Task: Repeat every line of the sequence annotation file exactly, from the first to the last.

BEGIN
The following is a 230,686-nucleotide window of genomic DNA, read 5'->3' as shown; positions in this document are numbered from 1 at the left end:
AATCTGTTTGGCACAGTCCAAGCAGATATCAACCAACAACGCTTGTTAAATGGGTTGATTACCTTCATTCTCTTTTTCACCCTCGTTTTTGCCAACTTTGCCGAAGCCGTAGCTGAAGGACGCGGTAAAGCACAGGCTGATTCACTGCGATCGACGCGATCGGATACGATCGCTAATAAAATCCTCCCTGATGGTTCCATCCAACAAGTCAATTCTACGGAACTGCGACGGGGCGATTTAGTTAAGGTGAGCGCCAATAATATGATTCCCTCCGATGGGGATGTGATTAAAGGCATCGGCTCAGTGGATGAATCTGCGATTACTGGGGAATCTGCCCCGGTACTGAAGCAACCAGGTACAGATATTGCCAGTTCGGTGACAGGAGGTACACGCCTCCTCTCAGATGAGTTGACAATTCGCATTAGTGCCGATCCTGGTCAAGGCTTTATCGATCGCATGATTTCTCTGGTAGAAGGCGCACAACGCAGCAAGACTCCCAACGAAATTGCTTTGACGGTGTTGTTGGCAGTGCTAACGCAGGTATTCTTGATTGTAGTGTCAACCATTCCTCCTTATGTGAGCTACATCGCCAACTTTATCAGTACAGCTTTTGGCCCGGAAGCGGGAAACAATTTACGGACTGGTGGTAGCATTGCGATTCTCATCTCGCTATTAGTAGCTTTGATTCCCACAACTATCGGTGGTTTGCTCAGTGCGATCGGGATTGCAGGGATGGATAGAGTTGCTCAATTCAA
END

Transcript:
The following is a 230,686-nucleotide window of genomic DNA, read 5'->3' as shown; positions in this document are numbered from 1 at the left end:
AATCTGTTTGGCACAGTCCAAGCAGATATCAACCAACAACGCTTGTTAAATGGGTTGATTACCTTCATTCTCTTTTTCACCCTCGTTTTTGCCAACTTTGCCGAAGCCGTAGCTGAAGGACGCGGTAAAGCACAGGCTGATTCACTGCGATCGACGCGATCGGATACGATCGCTAATAAAATCCTCCCTGATGGTTCCATCCAACAAGTCAATTCTACGGAACTGCGACGGGGCGATTTAGTTAAGGTGAGCGCCAATAATATGATTCCCTCCGATGGGGATGTGATTAAAGGCATCGGCTCAGTGGATGAATCTGCGATTACTGGGGAATCTGCCCCGGTACTGAAGCAACCAGGTACAGATATTGCCAGTTCGGTGACAGGAGGTACACGCCTCCTCTCAGATGAGTTGACAATTCGCATTAGTGCCGATCCTGGTCAAGGCTTTATCGATCGCATGATTTCTCTGGTAGAAGGCGCACAACGCAGCAAGACTCCCAACGAAATTGCTTTGACGGTGTTGTTGGCAGTGCTAACGCAGGTATTCTTGATTGTAGTGTCAACCATTCCTCCTTATGTGAGCTACATCGCCAACTTTATCAGTACAGCTTTTGGCCCGGAAGCGGGAAACAATTTACGGACTGGTGGTAGCATTGCGATTCTCATCTCGCTATTAGTAGCTTTGATTCCCACAACTATCGGTGGTTTGCTCAGTGCGATCGGGATTGCAGGGATGGATAGAGTTGCTCAATTCAA